Does Print Have "One Life to Live?"
A younger colleague told me recently that "only old people" watch boxing and that mixed martial arts (MMA) is what anyone under 30 is into these days. Kind of like what some people think about print newspapers or magazines, I thought.
Then I watched an episode of "60 Minutes" about the demise of soap operas, specifically the end of "Guiding Light," which debuted on NBC Radio in 1937, moved to television in 1952, and was the longest running show of its kind. There now are less than a dozen daytime soap operas left. Sound familiar?
Around the same time, Michael Moore said that he thinks "newspapers slit their own throats" because of greed and losing focus on the community part of the business. I've heard countless reasons why there continues to be a move away from print to the digital consumption of content. Recently, a college kid told me that she doesn't like to get newspaper ink on her fingers but knows she "can't believe everything she reads on the Web." Perhaps she and Moore are right, but the biggest reason—to me, anyway—is still the content itself.
Sure, daytime soap operas relied heavily on automotive and other categories of advertising that have more or less disappeared, but what really has changed since the first episode of "Guiding Light?" On occasion, I'll walk into the room while my wife watches an episode of her favorite soap opera. I see the same characters, hear the same sappy music and catch some of the same storylines.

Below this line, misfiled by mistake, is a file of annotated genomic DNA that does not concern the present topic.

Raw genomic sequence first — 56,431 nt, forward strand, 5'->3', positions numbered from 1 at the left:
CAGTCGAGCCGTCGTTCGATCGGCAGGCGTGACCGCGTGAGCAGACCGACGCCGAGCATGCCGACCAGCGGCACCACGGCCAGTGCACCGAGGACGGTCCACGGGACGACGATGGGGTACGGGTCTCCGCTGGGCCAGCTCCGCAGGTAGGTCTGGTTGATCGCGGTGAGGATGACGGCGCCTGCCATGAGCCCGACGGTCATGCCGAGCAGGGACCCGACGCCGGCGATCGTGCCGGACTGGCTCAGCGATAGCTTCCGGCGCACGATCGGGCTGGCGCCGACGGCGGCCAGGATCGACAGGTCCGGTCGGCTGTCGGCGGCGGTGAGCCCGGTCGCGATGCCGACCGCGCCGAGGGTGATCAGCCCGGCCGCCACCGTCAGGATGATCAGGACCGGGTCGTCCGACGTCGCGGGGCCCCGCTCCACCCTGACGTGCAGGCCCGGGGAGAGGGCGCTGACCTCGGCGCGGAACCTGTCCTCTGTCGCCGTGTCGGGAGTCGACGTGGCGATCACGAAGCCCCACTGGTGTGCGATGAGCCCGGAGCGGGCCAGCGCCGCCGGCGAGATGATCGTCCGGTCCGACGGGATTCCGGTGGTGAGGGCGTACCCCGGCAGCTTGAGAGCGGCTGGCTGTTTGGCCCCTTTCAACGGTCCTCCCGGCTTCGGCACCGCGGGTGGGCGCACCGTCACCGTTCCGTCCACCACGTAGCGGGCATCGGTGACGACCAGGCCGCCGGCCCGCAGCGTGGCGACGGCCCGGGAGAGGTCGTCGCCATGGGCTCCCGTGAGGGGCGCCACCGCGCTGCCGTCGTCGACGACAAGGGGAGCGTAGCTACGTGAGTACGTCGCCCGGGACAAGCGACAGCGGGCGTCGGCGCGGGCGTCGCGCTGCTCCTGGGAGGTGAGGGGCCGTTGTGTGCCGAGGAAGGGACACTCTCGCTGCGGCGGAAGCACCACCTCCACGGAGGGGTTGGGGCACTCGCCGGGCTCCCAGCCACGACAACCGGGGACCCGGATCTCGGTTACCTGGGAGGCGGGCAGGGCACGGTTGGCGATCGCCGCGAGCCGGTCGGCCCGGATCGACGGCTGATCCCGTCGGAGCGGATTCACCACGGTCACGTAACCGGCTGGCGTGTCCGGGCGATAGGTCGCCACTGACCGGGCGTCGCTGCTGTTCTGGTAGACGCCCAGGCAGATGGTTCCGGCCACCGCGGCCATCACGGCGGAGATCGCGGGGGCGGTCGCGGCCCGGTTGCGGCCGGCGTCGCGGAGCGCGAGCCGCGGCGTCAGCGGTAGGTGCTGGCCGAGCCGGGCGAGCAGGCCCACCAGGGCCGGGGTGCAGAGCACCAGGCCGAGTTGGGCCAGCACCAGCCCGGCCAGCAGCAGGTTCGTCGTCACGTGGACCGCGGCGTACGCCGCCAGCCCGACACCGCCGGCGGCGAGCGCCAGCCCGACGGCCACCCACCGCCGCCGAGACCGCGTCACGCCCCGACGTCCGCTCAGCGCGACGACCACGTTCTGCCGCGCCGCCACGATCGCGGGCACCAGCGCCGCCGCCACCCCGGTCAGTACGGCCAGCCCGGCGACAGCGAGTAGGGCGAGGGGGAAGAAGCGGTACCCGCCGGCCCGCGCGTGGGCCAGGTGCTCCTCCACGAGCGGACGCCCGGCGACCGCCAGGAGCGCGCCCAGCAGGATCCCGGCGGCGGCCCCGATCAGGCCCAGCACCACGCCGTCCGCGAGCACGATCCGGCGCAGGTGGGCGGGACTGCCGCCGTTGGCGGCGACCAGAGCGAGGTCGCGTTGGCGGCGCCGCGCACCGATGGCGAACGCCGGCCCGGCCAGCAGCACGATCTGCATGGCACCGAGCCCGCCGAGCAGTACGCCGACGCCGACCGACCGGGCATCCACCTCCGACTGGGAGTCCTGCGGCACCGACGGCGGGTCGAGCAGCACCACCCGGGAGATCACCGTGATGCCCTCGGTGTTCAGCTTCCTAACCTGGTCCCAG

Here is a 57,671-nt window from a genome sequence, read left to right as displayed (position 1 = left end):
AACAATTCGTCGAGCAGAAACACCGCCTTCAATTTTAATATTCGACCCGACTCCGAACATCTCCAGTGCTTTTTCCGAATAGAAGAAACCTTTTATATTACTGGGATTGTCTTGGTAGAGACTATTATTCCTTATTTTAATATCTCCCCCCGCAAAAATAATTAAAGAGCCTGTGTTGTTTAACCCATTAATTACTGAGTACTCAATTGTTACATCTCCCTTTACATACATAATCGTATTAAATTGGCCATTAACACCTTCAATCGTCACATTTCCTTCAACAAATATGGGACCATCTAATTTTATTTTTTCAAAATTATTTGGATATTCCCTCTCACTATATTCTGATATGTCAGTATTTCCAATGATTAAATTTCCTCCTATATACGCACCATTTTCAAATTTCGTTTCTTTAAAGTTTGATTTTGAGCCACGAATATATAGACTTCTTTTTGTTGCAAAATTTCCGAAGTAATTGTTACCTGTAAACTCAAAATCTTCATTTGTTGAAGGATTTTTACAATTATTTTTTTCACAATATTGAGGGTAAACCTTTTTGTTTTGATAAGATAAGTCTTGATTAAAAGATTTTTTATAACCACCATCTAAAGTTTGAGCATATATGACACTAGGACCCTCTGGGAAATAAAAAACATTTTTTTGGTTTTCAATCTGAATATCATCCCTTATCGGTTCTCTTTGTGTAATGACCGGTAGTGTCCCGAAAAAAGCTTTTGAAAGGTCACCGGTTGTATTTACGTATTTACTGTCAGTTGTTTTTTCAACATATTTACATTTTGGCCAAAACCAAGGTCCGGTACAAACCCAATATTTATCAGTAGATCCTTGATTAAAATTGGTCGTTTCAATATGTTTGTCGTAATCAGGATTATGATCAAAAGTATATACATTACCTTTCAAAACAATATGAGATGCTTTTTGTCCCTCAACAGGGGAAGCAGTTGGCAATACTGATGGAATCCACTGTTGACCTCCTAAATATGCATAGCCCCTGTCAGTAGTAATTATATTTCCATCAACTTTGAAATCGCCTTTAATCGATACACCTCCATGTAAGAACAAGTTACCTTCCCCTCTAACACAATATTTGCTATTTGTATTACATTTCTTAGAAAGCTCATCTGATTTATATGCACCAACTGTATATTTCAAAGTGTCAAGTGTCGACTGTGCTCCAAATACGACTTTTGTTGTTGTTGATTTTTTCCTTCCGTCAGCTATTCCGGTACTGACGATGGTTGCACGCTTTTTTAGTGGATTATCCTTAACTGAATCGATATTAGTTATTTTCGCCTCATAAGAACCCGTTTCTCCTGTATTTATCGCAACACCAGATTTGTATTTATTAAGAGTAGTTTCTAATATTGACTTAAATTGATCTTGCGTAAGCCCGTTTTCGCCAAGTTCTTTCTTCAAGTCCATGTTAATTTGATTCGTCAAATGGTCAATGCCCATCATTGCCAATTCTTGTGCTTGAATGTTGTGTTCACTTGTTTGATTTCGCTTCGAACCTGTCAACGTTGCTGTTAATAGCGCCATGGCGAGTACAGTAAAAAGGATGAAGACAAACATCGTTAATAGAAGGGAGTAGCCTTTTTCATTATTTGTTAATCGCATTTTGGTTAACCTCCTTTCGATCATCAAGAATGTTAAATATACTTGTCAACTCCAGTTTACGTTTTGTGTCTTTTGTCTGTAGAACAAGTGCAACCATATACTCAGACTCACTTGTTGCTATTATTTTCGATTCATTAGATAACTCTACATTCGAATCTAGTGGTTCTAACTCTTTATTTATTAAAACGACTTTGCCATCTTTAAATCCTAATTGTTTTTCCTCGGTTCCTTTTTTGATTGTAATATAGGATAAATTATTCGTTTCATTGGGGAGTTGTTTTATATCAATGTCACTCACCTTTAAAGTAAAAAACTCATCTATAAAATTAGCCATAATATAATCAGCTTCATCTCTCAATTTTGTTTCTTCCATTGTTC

Today, people are attracted to the unpredictable stories of reality television, whether it's Jerry Springer or Dr. Phil, or more recent shows like "The Bachelor," "Survivor," "The Biggest Loser," etc.
Then there's boxing. Any fan of the sport knows that since the days of Joe Louis and even earlier nothing really has changed except that the 15-round championship fight is a thing of the past while controversy often surrounds the outcomes of matches. It seems there are more weight classes and governing bodies for the sport than there are boxers, just like the number of magazine titles or newspapers for some very small markets.
Instead, MMA for the most part just has the Ultimate Fighting Championship (UFC). After political pressure forced the UFC to reform and add some stricter rules, there still are just five weight classes and most of the fights end in a clear knock-out or someone quitting.
I don't always agree with my blog neighbor Bob Sacks, but one thing we will never dispute is the need for publishers to change. If you don't, be prepared for a trip to publishing’s version of the "General Hospital" emergency room where you eventually won’t be able to take it and will have to tap out.